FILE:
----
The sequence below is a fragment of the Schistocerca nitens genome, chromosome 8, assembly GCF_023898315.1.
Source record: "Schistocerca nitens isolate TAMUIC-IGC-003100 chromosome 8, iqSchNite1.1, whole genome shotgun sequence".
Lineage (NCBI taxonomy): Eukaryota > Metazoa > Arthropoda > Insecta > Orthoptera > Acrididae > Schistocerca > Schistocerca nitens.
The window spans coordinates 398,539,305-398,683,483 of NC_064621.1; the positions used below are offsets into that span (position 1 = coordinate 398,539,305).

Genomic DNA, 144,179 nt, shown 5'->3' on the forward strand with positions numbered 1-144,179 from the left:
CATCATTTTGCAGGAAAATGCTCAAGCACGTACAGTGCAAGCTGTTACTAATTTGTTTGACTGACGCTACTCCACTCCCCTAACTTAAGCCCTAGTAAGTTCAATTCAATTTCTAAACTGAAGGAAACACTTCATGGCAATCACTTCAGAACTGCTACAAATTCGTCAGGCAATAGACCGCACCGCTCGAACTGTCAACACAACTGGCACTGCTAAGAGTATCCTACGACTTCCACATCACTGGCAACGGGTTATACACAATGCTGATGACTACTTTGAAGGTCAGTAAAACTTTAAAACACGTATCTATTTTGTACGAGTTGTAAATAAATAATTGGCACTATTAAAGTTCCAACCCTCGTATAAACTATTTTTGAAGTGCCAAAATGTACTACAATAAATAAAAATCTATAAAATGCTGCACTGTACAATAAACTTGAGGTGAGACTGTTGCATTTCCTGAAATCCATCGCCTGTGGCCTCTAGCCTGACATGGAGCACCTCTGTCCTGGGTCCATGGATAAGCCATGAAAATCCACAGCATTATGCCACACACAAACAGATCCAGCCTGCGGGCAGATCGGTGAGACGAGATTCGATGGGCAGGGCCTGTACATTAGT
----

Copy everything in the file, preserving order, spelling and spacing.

The sequence below is a fragment of the Schistocerca nitens genome, chromosome 8, assembly GCF_023898315.1.
Source record: "Schistocerca nitens isolate TAMUIC-IGC-003100 chromosome 8, iqSchNite1.1, whole genome shotgun sequence".
Lineage (NCBI taxonomy): Eukaryota > Metazoa > Arthropoda > Insecta > Orthoptera > Acrididae > Schistocerca > Schistocerca nitens.
The window spans coordinates 398,539,305-398,683,483 of NC_064621.1; the positions used below are offsets into that span (position 1 = coordinate 398,539,305).

Genomic DNA, 144,179 nt, shown 5'->3' on the forward strand with positions numbered 1-144,179 from the left:
CATCATTTTGCAGGAAAATGCTCAAGCACGTACAGTGCAAGCTGTTACTAATTTGTTTGACTGACGCTACTCCACTCCCCTAACTTAAGCCCTAGTAAGTTCAATTCAATTTCTAAACTGAAGGAAACACTTCATGGCAATCACTTCAGAACTGCTACAAATTCGTCAGGCAATAGACCGCACCGCTCGAACTGTCAACACAACTGGCACTGCTAAGAGTATCCTACGACTTCCACATCACTGGCAACGGGTTATACACAATGCTGATGACTACTTTGAAGGTCAGTAAAACTTTAAAACACGTATCTATTTTGTACGAGTTGTAAATAAATAATTGGCACTATTAAAGTTCCAACCCTCGTATAAACTATTTTTGAAGTGCCAAAATGTACTACAATAAATAAAAATCTATAAAATGCTGCACTGTACAATAAACTTGAGGTGAGACTGTTGCATTTCCTGAAATCCATCGCCTGTGGCCTCTAGCCTGACATGGAGCACCTCTGTCCTGGGTCCATGGATAAGCCATGAAAATCCACAGCATTATGCCACACACAAACAGATCCAGCCTGCGGGCAGATCGGTGAGACGAGATTCGATGGGCAGGGCCTGTACATTAGT